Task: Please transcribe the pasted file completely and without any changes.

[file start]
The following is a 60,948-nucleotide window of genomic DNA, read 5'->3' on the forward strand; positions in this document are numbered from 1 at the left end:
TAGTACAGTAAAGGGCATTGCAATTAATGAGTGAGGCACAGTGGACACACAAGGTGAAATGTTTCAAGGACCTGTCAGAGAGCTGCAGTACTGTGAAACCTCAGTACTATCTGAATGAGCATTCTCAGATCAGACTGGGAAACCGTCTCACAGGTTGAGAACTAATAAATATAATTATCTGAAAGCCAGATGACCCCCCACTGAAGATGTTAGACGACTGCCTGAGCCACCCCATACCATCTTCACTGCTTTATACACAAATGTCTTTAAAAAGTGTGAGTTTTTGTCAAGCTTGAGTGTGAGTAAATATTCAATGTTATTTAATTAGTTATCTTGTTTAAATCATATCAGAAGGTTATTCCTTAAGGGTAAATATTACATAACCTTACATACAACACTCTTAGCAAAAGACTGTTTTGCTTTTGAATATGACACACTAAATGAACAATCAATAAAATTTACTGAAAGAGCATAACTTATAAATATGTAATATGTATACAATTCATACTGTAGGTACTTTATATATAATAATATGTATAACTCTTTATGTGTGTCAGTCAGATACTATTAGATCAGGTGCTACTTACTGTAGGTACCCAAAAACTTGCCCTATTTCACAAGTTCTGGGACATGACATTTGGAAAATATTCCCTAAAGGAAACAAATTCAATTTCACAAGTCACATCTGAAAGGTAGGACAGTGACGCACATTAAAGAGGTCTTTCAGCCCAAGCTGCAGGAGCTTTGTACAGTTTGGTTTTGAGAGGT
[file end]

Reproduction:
The following is a 60,948-nucleotide window of genomic DNA, read 5'->3' on the forward strand; positions in this document are numbered from 1 at the left end:
TAGTACAGTAAAGGGCATTGCAATTAATGAGTGAGGCACAGTGGACACACAAGGTGAAATGTTTCAAGGACCTGTCAGAGAGCTGCAGTACTGTGAAACCTCAGTACTATCTGAATGAGCATTCTCAGATCAGACTGGGAAACCGTCTCACAGGTTGAGAACTAATAAATATAATTATCTGAAAGCCAGATGACCCCCCACTGAAGATGTTAGACGACTGCCTGAGCCACCCCATACCATCTTCACTGCTTTATACACAAATGTCTTTAAAAAGTGTGAGTTTTTGTCAAGCTTGAGTGTGAGTAAATATTCAATGTTATTTAATTAGTTATCTTGTTTAAATCATATCAGAAGGTTATTCCTTAAGGGTAAATATTACATAACCTTACATACAACACTCTTAGCAAAAGACTGTTTTGCTTTTGAATATGACACACTAAATGAACAATCAATAAAATTTACTGAAAGAGCATAACTTATAAATATGTAATATGTATACAATTCATACTGTAGGTACTTTATATATAATAATATGTATAACTCTTTATGTGTGTCAGTCAGATACTATTAGATCAGGTGCTACTTACTGTAGGTACCCAAAAACTTGCCCTATTTCACAAGTTCTGGGACATGACATTTGGAAAATATTCCCTAAAGGAAACAAATTCAATTTCACAAGTCACATCTGAAAGGTAGGACAGTGACGCACATTAAAGAGGTCTTTCAGCCCAAGCTGCAGGAGCTTTGTACAGTTTGGTTTTGAGAGGT